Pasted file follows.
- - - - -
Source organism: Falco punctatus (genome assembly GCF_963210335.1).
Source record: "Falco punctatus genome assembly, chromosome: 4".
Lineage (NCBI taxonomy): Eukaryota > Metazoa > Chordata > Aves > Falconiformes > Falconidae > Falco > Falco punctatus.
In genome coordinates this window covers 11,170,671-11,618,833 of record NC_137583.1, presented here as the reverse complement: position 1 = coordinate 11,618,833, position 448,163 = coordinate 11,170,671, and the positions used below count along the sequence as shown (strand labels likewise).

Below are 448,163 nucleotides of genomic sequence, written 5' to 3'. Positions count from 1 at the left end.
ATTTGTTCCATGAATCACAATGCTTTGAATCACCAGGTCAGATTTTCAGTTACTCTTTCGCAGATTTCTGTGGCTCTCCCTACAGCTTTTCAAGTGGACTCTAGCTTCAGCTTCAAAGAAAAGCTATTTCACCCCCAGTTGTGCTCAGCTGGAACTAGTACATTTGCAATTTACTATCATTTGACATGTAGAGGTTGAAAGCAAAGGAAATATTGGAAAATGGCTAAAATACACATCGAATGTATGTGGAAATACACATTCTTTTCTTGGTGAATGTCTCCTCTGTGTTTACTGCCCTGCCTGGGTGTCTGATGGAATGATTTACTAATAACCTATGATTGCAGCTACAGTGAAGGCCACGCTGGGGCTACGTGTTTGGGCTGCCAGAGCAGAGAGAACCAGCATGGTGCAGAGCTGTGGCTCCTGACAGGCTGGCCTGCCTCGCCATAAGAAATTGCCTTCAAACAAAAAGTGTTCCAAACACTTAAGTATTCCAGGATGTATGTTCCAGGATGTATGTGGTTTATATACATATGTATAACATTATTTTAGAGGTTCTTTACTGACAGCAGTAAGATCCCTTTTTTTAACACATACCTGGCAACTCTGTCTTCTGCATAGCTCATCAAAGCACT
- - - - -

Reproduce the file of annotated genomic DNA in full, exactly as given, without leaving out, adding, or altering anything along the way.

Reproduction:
Source organism: Falco punctatus (genome assembly GCF_963210335.1).
Source record: "Falco punctatus genome assembly, chromosome: 4".
Lineage (NCBI taxonomy): Eukaryota > Metazoa > Chordata > Aves > Falconiformes > Falconidae > Falco > Falco punctatus.
In genome coordinates this window covers 11,170,671-11,618,833 of record NC_137583.1, presented here as the reverse complement: position 1 = coordinate 11,618,833, position 448,163 = coordinate 11,170,671, and the positions used below count along the sequence as shown (strand labels likewise).

Below are 448,163 nucleotides of genomic sequence, written 5' to 3'. Positions count from 1 at the left end.
ATTTGTTCCATGAATCACAATGCTTTGAATCACCAGGTCAGATTTTCAGTTACTCTTTCGCAGATTTCTGTGGCTCTCCCTACAGCTTTTCAAGTGGACTCTAGCTTCAGCTTCAAAGAAAAGCTATTTCACCCCCAGTTGTGCTCAGCTGGAACTAGTACATTTGCAATTTACTATCATTTGACATGTAGAGGTTGAAAGCAAAGGAAATATTGGAAAATGGCTAAAATACACATCGAATGTATGTGGAAATACACATTCTTTTCTTGGTGAATGTCTCCTCTGTGTTTACTGCCCTGCCTGGGTGTCTGATGGAATGATTTACTAATAACCTATGATTGCAGCTACAGTGAAGGCCACGCTGGGGCTACGTGTTTGGGCTGCCAGAGCAGAGAGAACCAGCATGGTGCAGAGCTGTGGCTCCTGACAGGCTGGCCTGCCTCGCCATAAGAAATTGCCTTCAAACAAAAAGTGTTCCAAACACTTAAGTATTCCAGGATGTATGTTCCAGGATGTATGTGGTTTATATACATATGTATAACATTATTTTAGAGGTTCTTTACTGACAGCAGTAAGATCCCTTTTTTTAACACATACCTGGCAACTCTGTCTTCTGCATAGCTCATCAAAGCACT